Do not be afraid, Abram. I am your shield, your very great reward. – Genesis 15:1
After Lot was rescued by Abram, the Lord re-affirmed His promise to make a great nation of Abram. Abram reminded the Lord that he was childless so his heir would not be of his own household. He was corrected by God, who said that Abram’s heir would be of his own body. Abram believed what he heard, but questioned how he might gain possession of it.
After being commanded to bring God several animals, which Abram did, he fell into a deep sleep. During this sleep, he was told by God that his descendents would live in a country not their own as slaves. They would be mistreated for 400 years, at which point God would punish the nation holding them. They would emerge from enslavement with great possessions. Abram was also told that he would die at an old age and be buried with his fathers.
Now Sarai, Abram’s wife, had borne him no children. But she had an Egyptian maidservant named Hagar, so she said to Abram, “The Lord has kept me from having children. Go, sleep with my maidservant; perhaps I can build a family through her.” – Genesis 16:1-2
Sarai, who was barren, was desperate to have a child. She decided to use her maidservant as a surrogate, and asked Abram to impregnate her. Abram agreed to the request. After he made Hagar his wife, he slept with her. She conceived.
Be careful what you ask for, …
Hagar began to despise Sarai after finding out she was pregnant. Sarai blamed Abram for turning Hagar against her. Abram told Sarai to handle Hagar as she saw fit. Sarai saw fit to mistreat her, which caused Hagar to run away. An angel found Hagar and asked where she was going. She informed the angel that she was running from her mistress. She was told to return and submit to Sarai. She is also promised descendents too numerous to count.
Of this child, the angel of the Lord told her: “You are now with child and you will have a son. You shall name him Ishmael, for the Lord has heard your misery. He will be a donkey of a man; his hand will be against everyone and everyone’s hand against him, and he will live in hostility toward all his brothers.”
Hagar returned and bore Abram’s son, Ishmael.
More questions than answers.
Why did Abram have to fall into a deep sleep to continue a conversation he was having with God? We are told that four generations will suffer under slavery, but not why. We know that, in those times, children suffered due to sins of the father. However, Abram had not done anything to be punished for. In fact, it appears quite the opposite. He was so favored that he would be the father of generations of God’s people.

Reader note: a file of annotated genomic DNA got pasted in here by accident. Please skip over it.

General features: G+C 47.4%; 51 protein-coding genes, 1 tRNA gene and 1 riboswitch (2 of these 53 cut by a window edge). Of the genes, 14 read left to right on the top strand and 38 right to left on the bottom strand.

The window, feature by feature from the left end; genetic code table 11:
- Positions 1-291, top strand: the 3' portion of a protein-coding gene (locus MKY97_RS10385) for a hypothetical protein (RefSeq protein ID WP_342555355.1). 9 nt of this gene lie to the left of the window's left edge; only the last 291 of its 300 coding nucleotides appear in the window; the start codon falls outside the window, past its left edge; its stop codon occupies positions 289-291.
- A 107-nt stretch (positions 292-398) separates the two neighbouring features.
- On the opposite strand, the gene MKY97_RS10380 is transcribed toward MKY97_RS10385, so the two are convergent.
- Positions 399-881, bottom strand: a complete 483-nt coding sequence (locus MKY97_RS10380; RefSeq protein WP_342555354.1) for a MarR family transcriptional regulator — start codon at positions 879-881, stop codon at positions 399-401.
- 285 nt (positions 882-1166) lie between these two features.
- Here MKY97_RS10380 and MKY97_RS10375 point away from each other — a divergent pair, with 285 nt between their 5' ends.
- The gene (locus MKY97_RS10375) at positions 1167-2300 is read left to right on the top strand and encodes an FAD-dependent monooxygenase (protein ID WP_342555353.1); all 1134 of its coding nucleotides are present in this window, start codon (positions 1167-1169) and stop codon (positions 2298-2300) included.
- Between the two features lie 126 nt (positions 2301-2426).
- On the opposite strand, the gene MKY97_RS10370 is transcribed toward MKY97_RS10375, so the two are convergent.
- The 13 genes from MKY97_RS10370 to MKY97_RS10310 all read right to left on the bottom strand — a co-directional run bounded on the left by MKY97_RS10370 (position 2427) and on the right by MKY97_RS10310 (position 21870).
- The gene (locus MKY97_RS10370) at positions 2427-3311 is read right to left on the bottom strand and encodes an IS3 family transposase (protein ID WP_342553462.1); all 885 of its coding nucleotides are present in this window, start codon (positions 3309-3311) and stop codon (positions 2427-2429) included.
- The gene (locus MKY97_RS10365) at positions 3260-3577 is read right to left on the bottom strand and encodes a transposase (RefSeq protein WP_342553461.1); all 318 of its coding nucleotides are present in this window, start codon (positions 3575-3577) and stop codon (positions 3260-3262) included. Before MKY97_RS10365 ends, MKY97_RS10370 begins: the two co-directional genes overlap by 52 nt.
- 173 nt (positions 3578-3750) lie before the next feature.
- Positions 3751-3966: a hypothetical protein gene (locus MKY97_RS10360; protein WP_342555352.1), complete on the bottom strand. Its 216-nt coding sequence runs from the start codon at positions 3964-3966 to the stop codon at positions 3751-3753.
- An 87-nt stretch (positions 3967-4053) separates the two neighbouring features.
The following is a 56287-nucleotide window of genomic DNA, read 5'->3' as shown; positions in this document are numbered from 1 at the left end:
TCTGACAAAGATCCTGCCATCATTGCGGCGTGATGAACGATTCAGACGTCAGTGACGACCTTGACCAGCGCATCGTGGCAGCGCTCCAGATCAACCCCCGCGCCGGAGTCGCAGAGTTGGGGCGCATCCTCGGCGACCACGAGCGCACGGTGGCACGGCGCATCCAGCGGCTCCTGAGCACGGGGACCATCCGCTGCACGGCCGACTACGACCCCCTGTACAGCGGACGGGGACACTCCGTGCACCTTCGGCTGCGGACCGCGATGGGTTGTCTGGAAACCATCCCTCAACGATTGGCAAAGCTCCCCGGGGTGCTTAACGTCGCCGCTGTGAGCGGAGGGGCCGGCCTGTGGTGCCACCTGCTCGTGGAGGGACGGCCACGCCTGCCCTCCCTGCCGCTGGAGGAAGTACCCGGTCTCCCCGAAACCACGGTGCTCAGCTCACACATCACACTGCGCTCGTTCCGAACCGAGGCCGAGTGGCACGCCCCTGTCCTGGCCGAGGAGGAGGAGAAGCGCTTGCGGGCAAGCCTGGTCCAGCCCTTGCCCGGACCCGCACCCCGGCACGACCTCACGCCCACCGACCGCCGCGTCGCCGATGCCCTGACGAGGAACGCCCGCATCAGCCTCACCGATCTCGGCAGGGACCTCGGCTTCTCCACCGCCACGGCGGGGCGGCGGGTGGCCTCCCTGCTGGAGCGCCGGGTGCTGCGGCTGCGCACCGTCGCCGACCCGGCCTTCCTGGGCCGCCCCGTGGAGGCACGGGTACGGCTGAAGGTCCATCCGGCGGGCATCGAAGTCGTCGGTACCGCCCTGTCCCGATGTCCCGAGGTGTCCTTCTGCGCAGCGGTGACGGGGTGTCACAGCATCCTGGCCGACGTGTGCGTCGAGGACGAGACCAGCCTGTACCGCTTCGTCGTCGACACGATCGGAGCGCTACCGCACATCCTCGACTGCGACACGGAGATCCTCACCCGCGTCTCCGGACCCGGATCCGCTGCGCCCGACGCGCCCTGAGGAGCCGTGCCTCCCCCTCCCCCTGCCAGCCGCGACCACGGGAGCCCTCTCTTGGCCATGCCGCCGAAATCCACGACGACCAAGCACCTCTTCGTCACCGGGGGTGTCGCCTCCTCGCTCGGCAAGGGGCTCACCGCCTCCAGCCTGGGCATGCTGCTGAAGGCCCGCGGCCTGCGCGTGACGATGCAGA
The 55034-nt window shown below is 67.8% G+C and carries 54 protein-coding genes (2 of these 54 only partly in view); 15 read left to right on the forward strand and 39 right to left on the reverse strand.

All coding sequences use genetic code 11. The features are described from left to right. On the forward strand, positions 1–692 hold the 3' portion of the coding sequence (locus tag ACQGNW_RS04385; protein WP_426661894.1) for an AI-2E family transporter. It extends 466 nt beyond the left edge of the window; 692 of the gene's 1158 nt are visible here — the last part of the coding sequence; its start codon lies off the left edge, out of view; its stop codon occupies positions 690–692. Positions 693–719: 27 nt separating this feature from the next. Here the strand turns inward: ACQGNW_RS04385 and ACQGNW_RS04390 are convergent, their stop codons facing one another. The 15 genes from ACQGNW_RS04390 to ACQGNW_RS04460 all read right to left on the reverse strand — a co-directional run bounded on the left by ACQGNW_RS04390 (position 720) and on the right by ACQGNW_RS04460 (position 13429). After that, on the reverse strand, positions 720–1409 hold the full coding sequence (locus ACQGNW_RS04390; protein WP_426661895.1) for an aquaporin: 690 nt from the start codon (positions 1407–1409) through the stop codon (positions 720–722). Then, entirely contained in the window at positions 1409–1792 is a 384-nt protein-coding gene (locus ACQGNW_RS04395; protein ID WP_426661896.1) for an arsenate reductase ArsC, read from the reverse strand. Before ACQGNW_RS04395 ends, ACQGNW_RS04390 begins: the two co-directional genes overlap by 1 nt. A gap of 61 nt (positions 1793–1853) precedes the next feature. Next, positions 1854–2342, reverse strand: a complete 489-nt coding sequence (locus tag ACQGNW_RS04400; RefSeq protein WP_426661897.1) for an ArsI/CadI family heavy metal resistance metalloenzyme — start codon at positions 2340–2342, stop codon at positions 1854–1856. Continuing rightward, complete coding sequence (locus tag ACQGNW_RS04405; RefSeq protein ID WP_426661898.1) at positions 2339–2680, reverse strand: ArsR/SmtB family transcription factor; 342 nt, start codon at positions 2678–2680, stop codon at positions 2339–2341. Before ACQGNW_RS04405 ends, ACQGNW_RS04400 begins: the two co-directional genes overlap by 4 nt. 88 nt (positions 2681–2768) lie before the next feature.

But first, …he had to have an heir.
It is not hard to see why Abram might give in to his wife’s demands. He had been promised a son of his own body. This would be his heir, right? Perhaps, he saw this as the fulfillment of God’s promise. He ended up with an angry Sarai, a bitter Hagar, and a doomed son. All because Sarai got what she asked for.
Sarai couldn’t see anything beyond her own yearning for a child. And once her request was granted, she blamed everyone else for her unhappiness. She lit into Abram and mistreated Hagar. She was hated. She was miserable. All because she got what she asked for.
Poor Hagar. I completely empathize with this poor woman. She does what is asked of her and is mistreated for it. To top it all off, she is commanded by God to just put up with it. Her child is doomed to a harsh and miserable existence. All because Sarai got what she asked for.
The plot is sometimes…missing.
As I stated before, I have more questions than answers. We don’t know why Hagar grew to despise her mistress. This is an important detail, don’t you think? Was there jealousy at being second choice? Was Hagar forced or intimidated into doing Sarai’s bidding, making her resentful?
The various authors of the Bible are notorious for leaving out pertinent information. Their narrative abilities were sorely lacking. The information they saw fit to share doesn’t always tell us what we would like to know. In fact, I am fairly confident that the author didn’t intend to make me feel what I felt. What I learned of Abram confused me. Sarai angered me. And, my heart went out to Hagar. There was definitely nothing, in this sad threesome’s story, to make me proud.
I know many Abrams. These people are so concerned with the future that they don’t consider the ramifications their actions have on the present. I know plenty of Sarais. These people are so obsessed with getting what they desire that they don’t consider how anyone else may feel. And, unfortunately, I know far too many Hagars. These people are simply tools used for someone else to get what they want.
The Bible may be confusing and lacking in detail, but there is always a moral.
The moral of this one: Be careful what you ask for, because you just may get it!